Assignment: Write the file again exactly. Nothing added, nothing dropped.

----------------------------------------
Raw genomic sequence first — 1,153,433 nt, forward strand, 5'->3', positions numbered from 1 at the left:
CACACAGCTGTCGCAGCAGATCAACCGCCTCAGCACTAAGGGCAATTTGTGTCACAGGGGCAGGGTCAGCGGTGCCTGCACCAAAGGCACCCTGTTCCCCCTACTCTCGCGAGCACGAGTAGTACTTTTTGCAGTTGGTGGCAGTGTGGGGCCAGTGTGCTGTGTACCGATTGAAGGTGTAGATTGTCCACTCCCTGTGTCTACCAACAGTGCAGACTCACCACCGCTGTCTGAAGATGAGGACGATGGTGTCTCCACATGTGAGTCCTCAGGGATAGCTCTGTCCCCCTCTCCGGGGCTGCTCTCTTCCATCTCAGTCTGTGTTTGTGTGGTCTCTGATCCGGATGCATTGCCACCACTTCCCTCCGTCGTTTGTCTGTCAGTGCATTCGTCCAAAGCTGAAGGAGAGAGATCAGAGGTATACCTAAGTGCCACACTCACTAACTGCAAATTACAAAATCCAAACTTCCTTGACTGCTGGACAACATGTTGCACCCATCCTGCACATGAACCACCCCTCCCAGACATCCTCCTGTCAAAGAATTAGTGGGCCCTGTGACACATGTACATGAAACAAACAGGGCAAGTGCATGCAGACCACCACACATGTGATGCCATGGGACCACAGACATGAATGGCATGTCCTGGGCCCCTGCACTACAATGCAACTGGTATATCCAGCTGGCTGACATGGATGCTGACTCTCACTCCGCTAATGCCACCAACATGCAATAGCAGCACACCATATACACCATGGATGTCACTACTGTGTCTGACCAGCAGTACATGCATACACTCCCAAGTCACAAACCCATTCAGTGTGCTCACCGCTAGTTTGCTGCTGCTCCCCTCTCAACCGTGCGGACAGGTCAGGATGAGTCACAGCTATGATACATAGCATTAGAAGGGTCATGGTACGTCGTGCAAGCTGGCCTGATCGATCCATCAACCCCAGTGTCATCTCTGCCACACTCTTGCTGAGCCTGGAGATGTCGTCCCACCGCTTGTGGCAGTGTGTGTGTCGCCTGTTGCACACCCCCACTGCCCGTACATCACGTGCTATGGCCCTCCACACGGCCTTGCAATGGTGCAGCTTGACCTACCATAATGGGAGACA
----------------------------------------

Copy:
Raw genomic sequence first — 1,153,433 nt, forward strand, 5'->3', positions numbered from 1 at the left:
CACACAGCTGTCGCAGCAGATCAACCGCCTCAGCACTAAGGGCAATTTGTGTCACAGGGGCAGGGTCAGCGGTGCCTGCACCAAAGGCACCCTGTTCCCCCTACTCTCGCGAGCACGAGTAGTACTTTTTGCAGTTGGTGGCAGTGTGGGGCCAGTGTGCTGTGTACCGATTGAAGGTGTAGATTGTCCACTCCCTGTGTCTACCAACAGTGCAGACTCACCACCGCTGTCTGAAGATGAGGACGATGGTGTCTCCACATGTGAGTCCTCAGGGATAGCTCTGTCCCCCTCTCCGGGGCTGCTCTCTTCCATCTCAGTCTGTGTTTGTGTGGTCTCTGATCCGGATGCATTGCCACCACTTCCCTCCGTCGTTTGTCTGTCAGTGCATTCGTCCAAAGCTGAAGGAGAGAGATCAGAGGTATACCTAAGTGCCACACTCACTAACTGCAAATTACAAAATCCAAACTTCCTTGACTGCTGGACAACATGTTGCACCCATCCTGCACATGAACCACCCCTCCCAGACATCCTCCTGTCAAAGAATTAGTGGGCCCTGTGACACATGTACATGAAACAAACAGGGCAAGTGCATGCAGACCACCACACATGTGATGCCATGGGACCACAGACATGAATGGCATGTCCTGGGCCCCTGCACTACAATGCAACTGGTATATCCAGCTGGCTGACATGGATGCTGACTCTCACTCCGCTAATGCCACCAACATGCAATAGCAGCACACCATATACACCATGGATGTCACTACTGTGTCTGACCAGCAGTACATGCATACACTCCCAAGTCACAAACCCATTCAGTGTGCTCACCGCTAGTTTGCTGCTGCTCCCCTCTCAACCGTGCGGACAGGTCAGGATGAGTCACAGCTATGATACATAGCATTAGAAGGGTCATGGTACGTCGTGCAAGCTGGCCTGATCGATCCATCAACCCCAGTGTCATCTCTGCCACACTCTTGCTGAGCCTGGAGATGTCGTCCCACCGCTTGTGGCAGTGTGTGTGTCGCCTGTTGCACACCCCCACTGCCCGTACATCACGTGCTATGGCCCTCCACACGGCCTTGCAATGGTGCAGCTTGACCTACCATAATGGGAGACA